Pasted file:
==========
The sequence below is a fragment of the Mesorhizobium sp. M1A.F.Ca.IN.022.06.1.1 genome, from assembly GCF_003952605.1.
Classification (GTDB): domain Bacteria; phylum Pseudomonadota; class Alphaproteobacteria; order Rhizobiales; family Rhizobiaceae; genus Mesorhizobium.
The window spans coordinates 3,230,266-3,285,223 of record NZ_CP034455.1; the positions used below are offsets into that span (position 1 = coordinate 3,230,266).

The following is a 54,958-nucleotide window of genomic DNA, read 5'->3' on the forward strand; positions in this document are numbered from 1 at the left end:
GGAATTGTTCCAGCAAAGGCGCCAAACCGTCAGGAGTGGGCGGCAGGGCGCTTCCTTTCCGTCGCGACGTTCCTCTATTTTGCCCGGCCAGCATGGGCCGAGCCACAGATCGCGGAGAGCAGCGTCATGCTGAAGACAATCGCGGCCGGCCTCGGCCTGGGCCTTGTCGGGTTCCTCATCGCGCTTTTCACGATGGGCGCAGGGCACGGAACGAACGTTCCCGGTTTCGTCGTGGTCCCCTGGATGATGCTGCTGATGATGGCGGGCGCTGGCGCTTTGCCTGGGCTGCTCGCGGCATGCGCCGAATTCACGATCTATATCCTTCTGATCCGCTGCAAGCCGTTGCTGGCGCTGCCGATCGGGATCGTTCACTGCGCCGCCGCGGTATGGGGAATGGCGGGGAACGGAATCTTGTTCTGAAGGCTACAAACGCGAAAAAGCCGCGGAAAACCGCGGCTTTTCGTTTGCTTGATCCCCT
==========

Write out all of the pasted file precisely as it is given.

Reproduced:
The sequence below is a fragment of the Mesorhizobium sp. M1A.F.Ca.IN.022.06.1.1 genome, from assembly GCF_003952605.1.
Classification (GTDB): domain Bacteria; phylum Pseudomonadota; class Alphaproteobacteria; order Rhizobiales; family Rhizobiaceae; genus Mesorhizobium.
The window spans coordinates 3,230,266-3,285,223 of record NZ_CP034455.1; the positions used below are offsets into that span (position 1 = coordinate 3,230,266).

The following is a 54,958-nucleotide window of genomic DNA, read 5'->3' on the forward strand; positions in this document are numbered from 1 at the left end:
GGAATTGTTCCAGCAAAGGCGCCAAACCGTCAGGAGTGGGCGGCAGGGCGCTTCCTTTCCGTCGCGACGTTCCTCTATTTTGCCCGGCCAGCATGGGCCGAGCCACAGATCGCGGAGAGCAGCGTCATGCTGAAGACAATCGCGGCCGGCCTCGGCCTGGGCCTTGTCGGGTTCCTCATCGCGCTTTTCACGATGGGCGCAGGGCACGGAACGAACGTTCCCGGTTTCGTCGTGGTCCCCTGGATGATGCTGCTGATGATGGCGGGCGCTGGCGCTTTGCCTGGGCTGCTCGCGGCATGCGCCGAATTCACGATCTATATCCTTCTGATCCGCTGCAAGCCGTTGCTGGCGCTGCCGATCGGGATCGTTCACTGCGCCGCCGCGGTATGGGGAATGGCGGGGAACGGAATCTTGTTCTGAAGGCTACAAACGCGAAAAAGCCGCGGAAAACCGCGGCTTTTCGTTTGCTTGATCCCCT